Half a croissant, on a plate, with a sign in front of it saying '50c'
h a l f b a k e r y
Please listen carefully, as our opinions have changed.

idea: add, search, annotate, link, view, overview, recent, by name, random

meta: news, help, about, links, report a problem

account: browse anonymously, or get an account and write.



Please log in.
Before you can vote, you need to register. Please log in or create an account.

this card is stolen

Correcting a problem with chip'n'PIN card security
  [vote for,

Yesterday my switch (debit) card stopped working when I went to use it in the cash point (ATM). It turns out that the bank had blocked it in order for me to swap to the shiny new chip and PIN card that had arrived on my doorstep a few weeks ago. Pah! I thought at the time of it's arrival - why would I want to switch to a system where my once fairly private PIN is now used in every public transaction?

Of course, a PIN is theoretically more secure than a signature. Which is fine, except that the new cards still have a signature on the back of them, and anyone stealing them need only go to a shop with no chipped card reader to use the signature, or even to one with a card reader and choose to sign rather than PIN. In fact, in the accompanying literature, it specifically says that you're free to use a signature rather than a PIN whenever you (or a thief) wants to. If I'm going to have to use a PIN system, at least make it worth it.

So the solution - simply write 'this card is stolen' where the signature would normally be on the back of the card. Now anyone using the card is forced to use the (hopefully unknown to thiefs) PIN.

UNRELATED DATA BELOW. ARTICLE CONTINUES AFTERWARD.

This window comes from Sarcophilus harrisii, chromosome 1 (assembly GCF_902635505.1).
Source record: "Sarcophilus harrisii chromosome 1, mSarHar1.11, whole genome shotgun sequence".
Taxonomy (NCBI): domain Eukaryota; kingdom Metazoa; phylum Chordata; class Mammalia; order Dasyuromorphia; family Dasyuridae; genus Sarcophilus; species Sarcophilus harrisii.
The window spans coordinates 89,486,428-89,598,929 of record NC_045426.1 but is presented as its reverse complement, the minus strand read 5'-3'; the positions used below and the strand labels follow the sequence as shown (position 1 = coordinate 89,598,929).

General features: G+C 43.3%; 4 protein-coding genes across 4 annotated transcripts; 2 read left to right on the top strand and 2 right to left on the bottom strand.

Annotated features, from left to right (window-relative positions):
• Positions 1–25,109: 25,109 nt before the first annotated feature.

iivix, May 27 2004


       you could write - PLEASE AUTHENTICATE USING PIN ONLY across the signature strip. If I worked in a shop and someone had a 'this card is stolen' I'd have to cut it up in front of the card holder, that's standard practice.

Anyway.. this is consumer advice and not an idea.

p.s. // PIN is theoretically more secure than a signature// which 'theory' are you basing this on ?
neilp, May 27 2004

       //PIN is theoretically more secure than a signature// was sarcasm.   

       //If I worked in a shop and someone had a 'this card is stolen' I'd have to cut it up in front of the card holder, that's standard practice//   

       Well, the thing is, under ordinary circumstances (i.e. using a card reader) the cashier would never handle the card and see the message.   


       makes more sense though.   

       OK, if you insist on calling it consumer advice, here's it in idea form:   

       Make chip'n'PIN cards with no signature space on the back.
iivix, May 27 2004

       not good for people who can't remember numbers, or dyscalculics.

I've just moved to a country where they use PINs and not signatures and after a bit of scepticism I'm convinced the PIN approach is much more secure.
neilp, May 27 2004

       The Chip and PIN system is flawed in its implementation in the UK as the system hasn't been made accessible for people with visual impairments and some readers are placed in such a position as to be inaccessible to wheelchair users.
oneoffdave, May 27 2004

       [oneoff] you could widen that point to say that the UK is flawed for the same reason. Surely someone will contest it under the DDA?
neilp, May 27 2004


back: main index

business  computer  culture  fashion  food  halfbakery  home  other  product  public  science  sport  vehicle